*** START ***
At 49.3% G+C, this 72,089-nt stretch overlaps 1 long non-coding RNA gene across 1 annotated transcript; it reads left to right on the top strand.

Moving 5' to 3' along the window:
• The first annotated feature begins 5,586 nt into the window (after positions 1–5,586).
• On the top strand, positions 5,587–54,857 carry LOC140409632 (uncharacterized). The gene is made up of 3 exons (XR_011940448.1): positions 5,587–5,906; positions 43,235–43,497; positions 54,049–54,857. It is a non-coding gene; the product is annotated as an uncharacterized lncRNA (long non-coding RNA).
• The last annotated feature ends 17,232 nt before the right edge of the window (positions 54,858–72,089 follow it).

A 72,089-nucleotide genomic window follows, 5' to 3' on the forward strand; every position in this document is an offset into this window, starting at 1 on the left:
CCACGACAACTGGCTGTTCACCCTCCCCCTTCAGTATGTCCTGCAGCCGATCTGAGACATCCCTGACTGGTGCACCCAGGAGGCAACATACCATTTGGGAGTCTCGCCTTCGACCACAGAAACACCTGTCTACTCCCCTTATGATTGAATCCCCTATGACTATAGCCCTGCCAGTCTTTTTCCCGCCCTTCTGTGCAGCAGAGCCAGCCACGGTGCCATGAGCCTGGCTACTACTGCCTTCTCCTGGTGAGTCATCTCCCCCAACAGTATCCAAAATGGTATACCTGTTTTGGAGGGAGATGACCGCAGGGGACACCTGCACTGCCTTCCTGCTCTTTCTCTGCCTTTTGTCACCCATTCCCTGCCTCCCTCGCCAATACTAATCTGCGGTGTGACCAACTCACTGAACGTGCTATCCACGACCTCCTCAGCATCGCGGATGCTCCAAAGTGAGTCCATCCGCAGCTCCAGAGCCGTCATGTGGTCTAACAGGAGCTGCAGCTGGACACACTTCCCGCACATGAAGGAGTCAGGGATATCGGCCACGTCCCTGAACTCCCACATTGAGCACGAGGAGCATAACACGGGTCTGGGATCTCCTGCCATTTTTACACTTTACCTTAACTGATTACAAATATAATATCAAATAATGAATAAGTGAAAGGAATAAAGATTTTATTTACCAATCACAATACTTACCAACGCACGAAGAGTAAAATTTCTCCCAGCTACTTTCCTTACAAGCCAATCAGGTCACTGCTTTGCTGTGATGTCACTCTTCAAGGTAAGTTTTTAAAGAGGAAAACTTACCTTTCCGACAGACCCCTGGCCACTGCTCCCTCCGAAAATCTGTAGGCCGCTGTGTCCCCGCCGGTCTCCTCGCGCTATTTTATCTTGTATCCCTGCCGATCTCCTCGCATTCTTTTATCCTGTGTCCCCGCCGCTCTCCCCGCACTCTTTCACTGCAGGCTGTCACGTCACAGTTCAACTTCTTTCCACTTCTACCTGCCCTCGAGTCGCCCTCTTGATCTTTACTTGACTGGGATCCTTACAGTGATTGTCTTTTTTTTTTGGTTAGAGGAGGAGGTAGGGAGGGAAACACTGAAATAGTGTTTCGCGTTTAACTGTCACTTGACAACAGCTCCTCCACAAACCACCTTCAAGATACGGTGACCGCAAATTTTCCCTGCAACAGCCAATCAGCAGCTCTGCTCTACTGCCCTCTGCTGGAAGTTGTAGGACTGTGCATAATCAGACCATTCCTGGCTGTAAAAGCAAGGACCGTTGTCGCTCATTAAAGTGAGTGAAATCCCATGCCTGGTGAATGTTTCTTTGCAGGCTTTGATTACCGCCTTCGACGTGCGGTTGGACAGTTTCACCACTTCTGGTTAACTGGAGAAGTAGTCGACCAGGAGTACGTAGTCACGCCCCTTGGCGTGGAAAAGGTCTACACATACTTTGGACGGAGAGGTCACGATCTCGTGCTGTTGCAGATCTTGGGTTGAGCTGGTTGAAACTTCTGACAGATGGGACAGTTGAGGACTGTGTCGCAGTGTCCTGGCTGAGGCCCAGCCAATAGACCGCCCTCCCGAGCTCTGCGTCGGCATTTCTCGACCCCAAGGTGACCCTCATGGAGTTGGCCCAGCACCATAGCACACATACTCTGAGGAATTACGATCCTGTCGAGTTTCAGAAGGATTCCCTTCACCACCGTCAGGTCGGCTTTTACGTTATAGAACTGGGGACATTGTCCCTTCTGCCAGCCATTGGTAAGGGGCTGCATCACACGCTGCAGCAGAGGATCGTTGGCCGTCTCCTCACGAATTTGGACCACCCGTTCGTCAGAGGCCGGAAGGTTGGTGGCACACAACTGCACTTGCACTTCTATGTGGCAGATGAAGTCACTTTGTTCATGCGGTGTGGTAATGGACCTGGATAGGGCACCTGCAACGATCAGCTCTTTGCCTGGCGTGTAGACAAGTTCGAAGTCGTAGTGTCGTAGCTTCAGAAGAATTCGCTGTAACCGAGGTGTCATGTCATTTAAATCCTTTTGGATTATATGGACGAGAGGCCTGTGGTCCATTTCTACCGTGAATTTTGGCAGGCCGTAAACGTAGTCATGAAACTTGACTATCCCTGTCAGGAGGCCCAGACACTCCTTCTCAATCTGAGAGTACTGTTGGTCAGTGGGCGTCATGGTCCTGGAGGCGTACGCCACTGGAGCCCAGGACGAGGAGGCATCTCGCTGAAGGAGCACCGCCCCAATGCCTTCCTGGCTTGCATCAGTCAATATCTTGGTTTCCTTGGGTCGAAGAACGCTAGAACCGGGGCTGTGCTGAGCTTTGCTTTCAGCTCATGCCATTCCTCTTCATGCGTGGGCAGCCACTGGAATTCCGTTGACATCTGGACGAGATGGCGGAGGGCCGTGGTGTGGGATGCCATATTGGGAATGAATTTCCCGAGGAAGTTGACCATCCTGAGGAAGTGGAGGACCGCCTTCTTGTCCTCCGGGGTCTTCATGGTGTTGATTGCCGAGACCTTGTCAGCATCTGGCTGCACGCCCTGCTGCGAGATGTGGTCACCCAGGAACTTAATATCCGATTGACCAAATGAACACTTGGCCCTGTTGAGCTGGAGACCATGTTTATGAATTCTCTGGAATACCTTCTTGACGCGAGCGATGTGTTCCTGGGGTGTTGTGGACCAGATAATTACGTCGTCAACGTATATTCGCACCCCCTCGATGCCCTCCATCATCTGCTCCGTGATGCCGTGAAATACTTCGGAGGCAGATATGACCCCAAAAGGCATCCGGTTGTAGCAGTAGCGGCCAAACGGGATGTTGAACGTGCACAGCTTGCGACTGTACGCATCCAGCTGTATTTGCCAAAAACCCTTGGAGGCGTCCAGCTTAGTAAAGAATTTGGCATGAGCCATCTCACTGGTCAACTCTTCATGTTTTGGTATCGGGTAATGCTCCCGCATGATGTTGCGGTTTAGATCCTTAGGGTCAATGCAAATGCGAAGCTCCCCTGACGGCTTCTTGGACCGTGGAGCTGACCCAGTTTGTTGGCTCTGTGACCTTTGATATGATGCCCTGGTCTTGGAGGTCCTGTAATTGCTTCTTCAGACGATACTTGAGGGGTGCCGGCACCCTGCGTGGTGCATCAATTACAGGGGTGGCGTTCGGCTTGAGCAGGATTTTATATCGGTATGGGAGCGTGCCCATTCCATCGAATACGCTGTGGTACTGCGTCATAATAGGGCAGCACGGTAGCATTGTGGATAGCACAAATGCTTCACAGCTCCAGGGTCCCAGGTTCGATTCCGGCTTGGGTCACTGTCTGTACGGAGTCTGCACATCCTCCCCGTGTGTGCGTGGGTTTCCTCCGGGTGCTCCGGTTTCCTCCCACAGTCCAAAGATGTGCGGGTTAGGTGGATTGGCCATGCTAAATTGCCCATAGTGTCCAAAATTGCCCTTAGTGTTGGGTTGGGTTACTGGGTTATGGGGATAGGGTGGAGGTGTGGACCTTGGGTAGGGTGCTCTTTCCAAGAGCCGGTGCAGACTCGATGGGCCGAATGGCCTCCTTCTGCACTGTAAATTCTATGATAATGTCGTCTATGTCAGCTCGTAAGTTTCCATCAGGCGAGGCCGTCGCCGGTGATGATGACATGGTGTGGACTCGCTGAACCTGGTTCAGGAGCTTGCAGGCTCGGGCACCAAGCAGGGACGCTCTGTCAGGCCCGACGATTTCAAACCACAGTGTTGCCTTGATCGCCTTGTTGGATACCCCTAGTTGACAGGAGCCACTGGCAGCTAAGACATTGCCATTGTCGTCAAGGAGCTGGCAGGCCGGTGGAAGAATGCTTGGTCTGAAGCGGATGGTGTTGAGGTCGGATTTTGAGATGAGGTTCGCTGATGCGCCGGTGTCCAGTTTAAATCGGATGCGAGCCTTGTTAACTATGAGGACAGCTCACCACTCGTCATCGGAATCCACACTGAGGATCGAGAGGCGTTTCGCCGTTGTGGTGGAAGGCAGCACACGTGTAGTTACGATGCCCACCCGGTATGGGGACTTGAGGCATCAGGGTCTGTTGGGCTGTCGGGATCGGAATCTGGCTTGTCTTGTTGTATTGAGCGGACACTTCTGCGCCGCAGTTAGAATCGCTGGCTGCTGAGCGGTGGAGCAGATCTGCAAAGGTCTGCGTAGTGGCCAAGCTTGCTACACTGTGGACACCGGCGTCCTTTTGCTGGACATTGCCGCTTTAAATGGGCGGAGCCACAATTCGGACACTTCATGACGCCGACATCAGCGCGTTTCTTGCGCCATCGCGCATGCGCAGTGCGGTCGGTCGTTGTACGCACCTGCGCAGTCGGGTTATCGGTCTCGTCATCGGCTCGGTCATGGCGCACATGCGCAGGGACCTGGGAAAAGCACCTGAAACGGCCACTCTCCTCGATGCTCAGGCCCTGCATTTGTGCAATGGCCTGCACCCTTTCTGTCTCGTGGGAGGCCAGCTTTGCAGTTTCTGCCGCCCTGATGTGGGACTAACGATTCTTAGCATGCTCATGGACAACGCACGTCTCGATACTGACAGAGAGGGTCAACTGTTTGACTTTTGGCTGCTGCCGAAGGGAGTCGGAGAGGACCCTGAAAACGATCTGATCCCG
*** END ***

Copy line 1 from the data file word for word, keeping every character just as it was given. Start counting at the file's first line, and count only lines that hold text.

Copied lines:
At 49.3% G+C, this 72,089-nt stretch overlaps 1 long non-coding RNA gene across 1 annotated transcript; it reads left to right on the top strand.